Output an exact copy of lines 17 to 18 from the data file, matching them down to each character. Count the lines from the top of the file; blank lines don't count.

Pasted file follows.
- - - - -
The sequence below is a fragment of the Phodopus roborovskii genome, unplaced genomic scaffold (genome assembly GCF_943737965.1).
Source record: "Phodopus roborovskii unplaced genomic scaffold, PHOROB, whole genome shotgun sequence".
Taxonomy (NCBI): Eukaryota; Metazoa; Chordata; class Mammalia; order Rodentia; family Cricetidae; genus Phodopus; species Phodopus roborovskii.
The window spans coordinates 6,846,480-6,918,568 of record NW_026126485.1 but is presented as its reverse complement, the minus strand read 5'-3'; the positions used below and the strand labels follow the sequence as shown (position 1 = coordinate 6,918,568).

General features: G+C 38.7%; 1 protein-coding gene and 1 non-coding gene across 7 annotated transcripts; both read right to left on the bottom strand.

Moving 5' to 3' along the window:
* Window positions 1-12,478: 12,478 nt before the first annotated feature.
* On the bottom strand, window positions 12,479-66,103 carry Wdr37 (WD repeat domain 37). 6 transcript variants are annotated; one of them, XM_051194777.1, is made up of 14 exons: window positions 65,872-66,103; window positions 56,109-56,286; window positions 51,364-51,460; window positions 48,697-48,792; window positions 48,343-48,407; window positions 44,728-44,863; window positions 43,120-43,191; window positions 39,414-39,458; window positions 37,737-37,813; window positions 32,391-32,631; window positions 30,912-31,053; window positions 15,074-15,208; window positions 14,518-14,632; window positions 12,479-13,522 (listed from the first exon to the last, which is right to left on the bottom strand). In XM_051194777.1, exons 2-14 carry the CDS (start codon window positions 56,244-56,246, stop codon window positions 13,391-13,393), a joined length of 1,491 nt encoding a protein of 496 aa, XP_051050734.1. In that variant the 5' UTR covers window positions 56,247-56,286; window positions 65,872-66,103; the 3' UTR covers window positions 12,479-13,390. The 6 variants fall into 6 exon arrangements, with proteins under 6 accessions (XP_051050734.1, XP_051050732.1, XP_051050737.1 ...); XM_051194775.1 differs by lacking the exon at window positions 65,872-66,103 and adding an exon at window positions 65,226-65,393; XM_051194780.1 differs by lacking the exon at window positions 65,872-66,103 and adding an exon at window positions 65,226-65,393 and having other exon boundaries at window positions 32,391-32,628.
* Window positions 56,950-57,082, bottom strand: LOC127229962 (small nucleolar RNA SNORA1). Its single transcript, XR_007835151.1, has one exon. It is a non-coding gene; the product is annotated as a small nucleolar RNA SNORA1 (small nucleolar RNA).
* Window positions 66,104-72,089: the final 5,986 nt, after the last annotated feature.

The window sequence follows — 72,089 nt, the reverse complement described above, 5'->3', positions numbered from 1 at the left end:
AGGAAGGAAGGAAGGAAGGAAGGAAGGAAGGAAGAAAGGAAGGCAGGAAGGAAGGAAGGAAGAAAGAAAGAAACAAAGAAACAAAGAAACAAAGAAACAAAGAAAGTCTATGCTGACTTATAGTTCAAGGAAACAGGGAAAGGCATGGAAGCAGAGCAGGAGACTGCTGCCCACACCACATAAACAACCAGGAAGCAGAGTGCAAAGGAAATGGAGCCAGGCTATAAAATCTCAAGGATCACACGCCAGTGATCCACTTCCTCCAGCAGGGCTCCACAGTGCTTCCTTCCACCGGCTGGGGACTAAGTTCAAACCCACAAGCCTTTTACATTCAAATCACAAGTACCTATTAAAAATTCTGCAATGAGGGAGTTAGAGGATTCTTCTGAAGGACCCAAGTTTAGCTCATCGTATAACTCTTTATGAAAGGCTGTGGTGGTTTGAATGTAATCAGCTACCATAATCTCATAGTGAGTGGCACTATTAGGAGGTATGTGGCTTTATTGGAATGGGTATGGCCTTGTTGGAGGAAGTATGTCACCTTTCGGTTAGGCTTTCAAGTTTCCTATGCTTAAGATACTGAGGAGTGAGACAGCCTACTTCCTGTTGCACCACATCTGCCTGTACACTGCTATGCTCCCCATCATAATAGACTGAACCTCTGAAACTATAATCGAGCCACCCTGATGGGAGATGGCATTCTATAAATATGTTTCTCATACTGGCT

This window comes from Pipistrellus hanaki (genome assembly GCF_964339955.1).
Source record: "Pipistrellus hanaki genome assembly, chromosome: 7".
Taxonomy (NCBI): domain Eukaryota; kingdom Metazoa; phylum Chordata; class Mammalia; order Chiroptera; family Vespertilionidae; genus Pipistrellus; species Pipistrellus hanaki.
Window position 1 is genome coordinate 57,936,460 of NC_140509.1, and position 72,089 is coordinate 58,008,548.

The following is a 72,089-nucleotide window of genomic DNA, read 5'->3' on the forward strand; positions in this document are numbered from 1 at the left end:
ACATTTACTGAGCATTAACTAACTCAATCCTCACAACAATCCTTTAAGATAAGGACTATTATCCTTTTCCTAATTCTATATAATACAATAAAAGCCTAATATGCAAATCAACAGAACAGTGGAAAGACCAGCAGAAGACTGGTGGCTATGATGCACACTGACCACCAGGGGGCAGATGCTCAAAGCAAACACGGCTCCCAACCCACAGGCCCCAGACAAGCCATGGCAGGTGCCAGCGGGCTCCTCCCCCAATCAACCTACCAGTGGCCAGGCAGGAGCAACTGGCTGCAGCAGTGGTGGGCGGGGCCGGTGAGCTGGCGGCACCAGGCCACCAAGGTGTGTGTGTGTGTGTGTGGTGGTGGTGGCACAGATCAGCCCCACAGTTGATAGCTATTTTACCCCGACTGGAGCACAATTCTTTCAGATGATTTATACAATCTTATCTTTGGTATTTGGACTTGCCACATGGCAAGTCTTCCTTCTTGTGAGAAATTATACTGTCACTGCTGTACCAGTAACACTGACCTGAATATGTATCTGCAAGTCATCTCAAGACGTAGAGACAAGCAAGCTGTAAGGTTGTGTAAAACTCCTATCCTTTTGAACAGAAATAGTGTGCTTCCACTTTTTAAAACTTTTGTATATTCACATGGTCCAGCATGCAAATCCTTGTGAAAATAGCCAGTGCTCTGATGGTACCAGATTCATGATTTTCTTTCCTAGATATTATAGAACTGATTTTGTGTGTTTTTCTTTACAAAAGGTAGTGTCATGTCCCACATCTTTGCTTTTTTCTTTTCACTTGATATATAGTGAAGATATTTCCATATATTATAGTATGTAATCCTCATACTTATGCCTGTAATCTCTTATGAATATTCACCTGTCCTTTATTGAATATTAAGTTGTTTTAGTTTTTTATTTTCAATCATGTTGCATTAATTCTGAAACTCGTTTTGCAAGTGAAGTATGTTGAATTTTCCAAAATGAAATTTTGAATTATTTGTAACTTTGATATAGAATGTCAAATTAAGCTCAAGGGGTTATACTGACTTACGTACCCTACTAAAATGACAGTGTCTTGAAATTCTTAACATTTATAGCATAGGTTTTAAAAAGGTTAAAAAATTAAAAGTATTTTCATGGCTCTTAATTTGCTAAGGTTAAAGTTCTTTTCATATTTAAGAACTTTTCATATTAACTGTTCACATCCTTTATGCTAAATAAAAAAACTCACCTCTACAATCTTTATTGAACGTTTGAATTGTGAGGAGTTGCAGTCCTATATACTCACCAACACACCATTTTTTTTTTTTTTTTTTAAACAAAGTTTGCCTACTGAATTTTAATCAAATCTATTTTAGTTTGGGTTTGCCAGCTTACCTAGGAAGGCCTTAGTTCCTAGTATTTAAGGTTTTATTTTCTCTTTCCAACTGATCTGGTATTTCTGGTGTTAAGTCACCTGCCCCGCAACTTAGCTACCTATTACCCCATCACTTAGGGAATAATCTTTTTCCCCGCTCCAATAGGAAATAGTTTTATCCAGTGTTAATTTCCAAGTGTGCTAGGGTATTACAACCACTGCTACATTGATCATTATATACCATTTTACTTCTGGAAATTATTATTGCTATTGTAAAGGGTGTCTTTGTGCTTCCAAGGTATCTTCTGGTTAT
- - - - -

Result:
The following is a 72,089-nucleotide window of genomic DNA, read 5'->3' on the forward strand; positions in this document are numbered from 1 at the left end:
ACATTTACTGAGCATTAACTAACTCAATCCTCACAACAATCCTTTAAGATAAGGACTATTATCCTTTTCCTAATTCTATATAATACAATAAAAGCCTAATATGCAAATCAACAGAACAGTGGAAAGACCAGCAGAAGACTGGTGGCTATGATGCACACTGACCACCAGGGGGCAGATGCTCAAAGCAAACACGGCTCCCAACCCACAGGCCCCAGACAAGCCATGGCAGGTGCCAGCGGGCTCCTCCCCCAATCAACCTACCAGTGGCCAGGCAGGAGCAACTGGCTGCAGCAGTGGTGGGCGGGGCCGGTGAGCTGGCGGCACCAGGCCACCAAGGTGTGTGTGTGTGTGTGTGGTGGTGGTGGCACAGATCAGCCCCACAGTTGATAGCTATTTTACCCCGACTGGAGCACAATTCTTTCAGATGATTTATACAATCTTATCTTTGGTATTTGGACTTGCCACATGGCAAGTCTTCCTTCTTGTGAGAAATTATACTGTCACTGCTGTACCAGTAACACTGACCTGAATATGTATCTGCAAGTCATCTCAAGACGTAGAGACAAGCAAGCTGTAAGGTTGTGTAAAACTCCTATCCTTTTGAACAGAAATAGTGTGCTTCCACTTTTTAAAACTTTTGTATATTCACATGGTCCAGCATGCAAATCCTTGTGAAAATAGCCAGTGCTCTGATGGTACCAGATTCATGATTTTCTTTCCTAGATATTATAGAACTGATTTTGTGTGTTTTTCTTTACAAAAGGTAGTGTCATGTCCCACATCTTTGCTTTTTTCTTTTCACTTGATATATAGTGAAGATATTTCCATATATTATAGTATGTAATCCTCATACTTATGCCTGTAATCTCTTATGAATATTCACCTGTCCTTTATTGAATATTAAGTTGTTTTAGTTTTTTATTTTCAATCATGTTGCATTAATTCTGAAACTCGTTTTGCAAGTGAAGTATGTTGAATTTTCCAAAATGAAATTTTGAATTATTTGTAACTTTGATATAGAATGTCAAATTAAGCTCAAGGGGTTATACTGACTTACGTACCCTACTAAAATGACAGTGTCTTGAAATTCTTAACATTTATAGCATAGGTTTTAAAAAGGTTAAAAAATTAAAAGTATTTTCATGGCTCTTAATTTGCTAAGGTTAAAGTTCTTTTCATATTTAAGAACTTTTCATATTAACTGTTCACATCCTTTATGCTAAATAAAAAAACTCACCTCTACAATCTTTATTGAACGTTTGAATTGTGAGGAGTTGCAGTCCTATATACTCACCAACACACCATTTTTTTTTTTTTTTTTTAAACAAAGTTTGCCTACTGAATTTTAATCAAATCTATTTTAGTTTGGGTTTGCCAGCTTACCTAGGAAGGCCTTAGTTCCTAGTATTTAAGGTTTTATTTTCTCTTTCCAACTGATCTGGTATTTCTGGTGTTAAGTCACCTGCCCCGCAACTTAGCTACCTATTACCCCATCACTTAGGGAATAATCTTTTTCCCCGCTCCAATAGGAAATAGTTTTATCCAGTGTTAATTTCCAAGTGTGCTAGGGTATTACAACCACTGCTACATTGATCATTATATACCATTTTACTTCTGGAAATTATTATTGCTATTGTAAAGGGTGTCTTTGTGCTTCCAAGGTATCTTCTGGTTAT